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Markets, value chains and commodity prices of hydrocarbons and minerals by Antonio Pedro, Director Markets, value chains and commodity prices of hydrocarbons and minerals by Antonio Pedro, Director UNECA SRO-EA Kigali, Rwanda

To give you an idea To give you an idea

Some other important facts Some other important facts

Measurements • • • Diamonds and other gemstones: Carats Oil: Barrels Gold, platinum, silver: Measurements • • • Diamonds and other gemstones: Carats Oil: Barrels Gold, platinum, silver: Oz Coal: Tons Copper: Pounds Natural gas: MMBTU

Pricing: The LME • London Metals Exchange (LME): Publishes prices of and reports on Pricing: The LME • London Metals Exchange (LME): Publishes prices of and reports on several commodities (Cu, Pb, Zn, AU, etc) traded in the exchange • The LME also undertakes price discovery and ensures price convergence between spot prices • Prices “discovered” by LME serve as global benchmarks across the mineral value chain: Miners, smelters and consumers use LME Prices to negotiate physical deals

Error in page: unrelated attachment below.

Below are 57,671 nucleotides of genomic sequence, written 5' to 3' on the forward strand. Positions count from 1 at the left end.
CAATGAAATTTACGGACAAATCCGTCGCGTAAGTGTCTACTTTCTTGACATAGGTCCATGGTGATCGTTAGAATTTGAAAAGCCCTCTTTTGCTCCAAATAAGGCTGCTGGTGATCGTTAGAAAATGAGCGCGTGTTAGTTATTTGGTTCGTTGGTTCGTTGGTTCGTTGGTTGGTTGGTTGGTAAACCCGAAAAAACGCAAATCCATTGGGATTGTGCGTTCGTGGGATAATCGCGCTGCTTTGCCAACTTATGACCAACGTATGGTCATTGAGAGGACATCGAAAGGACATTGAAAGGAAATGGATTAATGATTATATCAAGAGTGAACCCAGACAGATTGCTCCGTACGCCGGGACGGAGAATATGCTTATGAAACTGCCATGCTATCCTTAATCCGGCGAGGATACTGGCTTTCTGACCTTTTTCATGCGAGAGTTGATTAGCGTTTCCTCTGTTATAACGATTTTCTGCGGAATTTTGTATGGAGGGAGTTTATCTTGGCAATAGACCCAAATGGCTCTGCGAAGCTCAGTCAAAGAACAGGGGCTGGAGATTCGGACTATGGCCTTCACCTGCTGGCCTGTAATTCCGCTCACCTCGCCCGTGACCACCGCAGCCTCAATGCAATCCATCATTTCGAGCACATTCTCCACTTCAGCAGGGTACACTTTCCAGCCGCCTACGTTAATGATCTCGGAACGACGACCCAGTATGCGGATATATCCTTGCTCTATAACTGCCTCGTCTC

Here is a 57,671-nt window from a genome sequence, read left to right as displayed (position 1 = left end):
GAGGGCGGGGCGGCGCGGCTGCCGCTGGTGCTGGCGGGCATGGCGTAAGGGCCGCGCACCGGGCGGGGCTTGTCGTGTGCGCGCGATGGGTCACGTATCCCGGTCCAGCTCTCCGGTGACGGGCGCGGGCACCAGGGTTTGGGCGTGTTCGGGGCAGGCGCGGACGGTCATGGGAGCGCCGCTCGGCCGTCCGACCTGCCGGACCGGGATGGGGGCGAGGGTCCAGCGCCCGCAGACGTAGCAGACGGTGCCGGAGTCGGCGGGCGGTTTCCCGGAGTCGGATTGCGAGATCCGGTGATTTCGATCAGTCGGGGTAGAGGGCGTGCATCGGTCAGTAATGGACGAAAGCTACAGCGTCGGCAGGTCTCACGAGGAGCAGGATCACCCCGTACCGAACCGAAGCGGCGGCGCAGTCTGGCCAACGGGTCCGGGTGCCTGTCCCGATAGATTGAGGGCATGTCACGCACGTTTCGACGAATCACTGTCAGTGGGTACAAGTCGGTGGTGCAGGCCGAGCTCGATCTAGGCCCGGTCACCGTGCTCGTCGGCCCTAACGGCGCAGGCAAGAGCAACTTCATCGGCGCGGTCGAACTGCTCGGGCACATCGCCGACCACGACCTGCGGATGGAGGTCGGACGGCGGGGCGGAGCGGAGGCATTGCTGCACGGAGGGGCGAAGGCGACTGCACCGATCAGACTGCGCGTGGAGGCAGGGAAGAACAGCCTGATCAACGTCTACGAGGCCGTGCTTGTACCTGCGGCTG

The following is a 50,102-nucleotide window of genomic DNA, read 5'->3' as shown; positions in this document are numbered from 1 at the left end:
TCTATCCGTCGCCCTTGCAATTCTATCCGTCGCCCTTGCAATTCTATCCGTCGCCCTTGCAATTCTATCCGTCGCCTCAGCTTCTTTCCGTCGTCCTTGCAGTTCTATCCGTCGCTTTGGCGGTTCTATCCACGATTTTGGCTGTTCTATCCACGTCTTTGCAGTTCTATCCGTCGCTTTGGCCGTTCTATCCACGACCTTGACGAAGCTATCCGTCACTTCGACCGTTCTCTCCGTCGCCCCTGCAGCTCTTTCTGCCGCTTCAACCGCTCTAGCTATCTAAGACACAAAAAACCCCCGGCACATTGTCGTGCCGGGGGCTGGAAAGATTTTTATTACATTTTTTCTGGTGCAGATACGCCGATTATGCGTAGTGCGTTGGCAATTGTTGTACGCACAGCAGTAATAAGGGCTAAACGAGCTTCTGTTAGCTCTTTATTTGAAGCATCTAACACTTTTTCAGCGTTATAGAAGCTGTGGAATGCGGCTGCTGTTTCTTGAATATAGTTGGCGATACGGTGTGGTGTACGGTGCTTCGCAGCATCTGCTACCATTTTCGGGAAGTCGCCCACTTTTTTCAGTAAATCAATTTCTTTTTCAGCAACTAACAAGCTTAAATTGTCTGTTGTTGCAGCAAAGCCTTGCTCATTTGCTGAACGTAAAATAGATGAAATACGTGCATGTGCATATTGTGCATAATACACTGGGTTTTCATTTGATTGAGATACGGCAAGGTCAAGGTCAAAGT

Reuters (5/6/2014): A glimpse on price drivers • Aluminium rose on Thursday as investors Reuters (5/6/2014): A glimpse on price drivers • Aluminium rose on Thursday as investors bet that material tied up in warehouse backlogs would remain off the market due to extended legal wrangling. The London Metal Exchange (LME) said on Wednesday it decided to appeal against a court ruling that halted a reform aimed at cutting backlogs at its global warehouse network. The longest queues are in aluminium of up to two years. • Commerzbank said in a note: "If both parties continue to battle it out in court, we believe it will take many months before we see any noticeable changes to the current warehousing practices. ”